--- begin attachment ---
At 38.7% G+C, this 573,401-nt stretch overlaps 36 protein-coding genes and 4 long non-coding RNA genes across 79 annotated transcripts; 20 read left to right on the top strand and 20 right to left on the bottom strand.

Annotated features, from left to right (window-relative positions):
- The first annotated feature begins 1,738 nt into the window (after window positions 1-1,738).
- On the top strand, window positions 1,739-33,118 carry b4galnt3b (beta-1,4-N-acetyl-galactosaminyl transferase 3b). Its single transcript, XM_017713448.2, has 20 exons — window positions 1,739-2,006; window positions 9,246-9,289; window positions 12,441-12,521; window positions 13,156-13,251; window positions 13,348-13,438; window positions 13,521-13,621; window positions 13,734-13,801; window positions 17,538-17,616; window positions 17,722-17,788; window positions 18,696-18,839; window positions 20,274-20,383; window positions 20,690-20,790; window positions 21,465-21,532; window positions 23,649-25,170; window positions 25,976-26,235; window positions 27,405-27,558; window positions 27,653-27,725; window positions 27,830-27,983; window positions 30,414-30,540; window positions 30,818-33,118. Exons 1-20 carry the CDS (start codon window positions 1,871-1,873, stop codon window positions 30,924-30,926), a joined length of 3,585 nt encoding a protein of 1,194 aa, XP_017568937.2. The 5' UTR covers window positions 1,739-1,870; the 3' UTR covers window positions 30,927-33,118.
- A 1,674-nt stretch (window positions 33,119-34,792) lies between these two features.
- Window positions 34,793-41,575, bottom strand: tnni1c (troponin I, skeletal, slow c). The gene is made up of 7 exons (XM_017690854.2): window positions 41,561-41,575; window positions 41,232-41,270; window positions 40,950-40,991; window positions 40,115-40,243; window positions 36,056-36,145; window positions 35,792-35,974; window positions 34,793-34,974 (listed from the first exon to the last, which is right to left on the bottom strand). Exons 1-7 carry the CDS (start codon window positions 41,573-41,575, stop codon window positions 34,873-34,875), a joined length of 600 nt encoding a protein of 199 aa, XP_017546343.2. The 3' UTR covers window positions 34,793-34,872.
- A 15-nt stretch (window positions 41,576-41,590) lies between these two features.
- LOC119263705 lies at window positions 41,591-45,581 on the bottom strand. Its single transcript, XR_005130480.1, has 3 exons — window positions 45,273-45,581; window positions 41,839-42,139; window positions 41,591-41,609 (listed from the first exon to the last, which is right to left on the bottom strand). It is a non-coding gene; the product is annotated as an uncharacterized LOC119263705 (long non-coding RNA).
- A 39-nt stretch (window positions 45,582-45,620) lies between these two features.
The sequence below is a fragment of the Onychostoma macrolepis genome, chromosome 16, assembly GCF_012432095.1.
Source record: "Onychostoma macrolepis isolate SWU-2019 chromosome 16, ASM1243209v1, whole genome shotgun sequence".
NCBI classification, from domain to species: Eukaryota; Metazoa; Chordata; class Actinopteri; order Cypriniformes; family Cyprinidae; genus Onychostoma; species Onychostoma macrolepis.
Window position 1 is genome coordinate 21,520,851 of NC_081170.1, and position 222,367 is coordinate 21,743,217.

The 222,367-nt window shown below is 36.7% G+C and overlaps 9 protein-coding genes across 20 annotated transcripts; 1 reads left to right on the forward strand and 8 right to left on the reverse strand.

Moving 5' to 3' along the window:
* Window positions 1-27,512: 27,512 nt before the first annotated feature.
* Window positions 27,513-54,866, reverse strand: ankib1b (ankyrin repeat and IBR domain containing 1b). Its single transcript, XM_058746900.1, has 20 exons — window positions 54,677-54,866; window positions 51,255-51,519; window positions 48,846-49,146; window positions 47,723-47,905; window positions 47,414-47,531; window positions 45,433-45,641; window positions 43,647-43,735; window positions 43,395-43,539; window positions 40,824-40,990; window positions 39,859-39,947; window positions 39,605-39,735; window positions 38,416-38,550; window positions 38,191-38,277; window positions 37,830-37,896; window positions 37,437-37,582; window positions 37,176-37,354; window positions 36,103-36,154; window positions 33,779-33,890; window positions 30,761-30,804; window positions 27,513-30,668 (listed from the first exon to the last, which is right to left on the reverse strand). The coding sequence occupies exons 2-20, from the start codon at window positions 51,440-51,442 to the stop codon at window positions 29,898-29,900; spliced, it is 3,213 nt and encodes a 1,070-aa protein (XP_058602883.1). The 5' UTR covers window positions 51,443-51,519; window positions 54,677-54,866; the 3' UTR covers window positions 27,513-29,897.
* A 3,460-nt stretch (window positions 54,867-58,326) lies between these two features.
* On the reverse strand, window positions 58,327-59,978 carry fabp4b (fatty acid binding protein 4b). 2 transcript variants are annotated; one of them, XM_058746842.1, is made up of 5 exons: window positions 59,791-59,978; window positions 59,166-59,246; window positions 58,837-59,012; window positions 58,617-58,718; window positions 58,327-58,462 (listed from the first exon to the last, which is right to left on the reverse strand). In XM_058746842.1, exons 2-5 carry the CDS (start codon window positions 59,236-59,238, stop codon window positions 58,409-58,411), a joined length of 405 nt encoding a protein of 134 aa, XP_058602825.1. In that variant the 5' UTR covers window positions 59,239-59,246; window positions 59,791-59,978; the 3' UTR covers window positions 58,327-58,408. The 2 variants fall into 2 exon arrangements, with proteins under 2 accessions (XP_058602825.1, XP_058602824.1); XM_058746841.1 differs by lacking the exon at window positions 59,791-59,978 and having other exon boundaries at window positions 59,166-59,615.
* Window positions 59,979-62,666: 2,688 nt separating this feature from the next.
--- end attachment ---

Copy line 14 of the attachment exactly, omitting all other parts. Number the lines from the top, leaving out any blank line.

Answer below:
The 222,367-nt window shown below is 36.7% G+C and overlaps 9 protein-coding genes across 20 annotated transcripts; 1 reads left to right on the forward strand and 8 right to left on the reverse strand.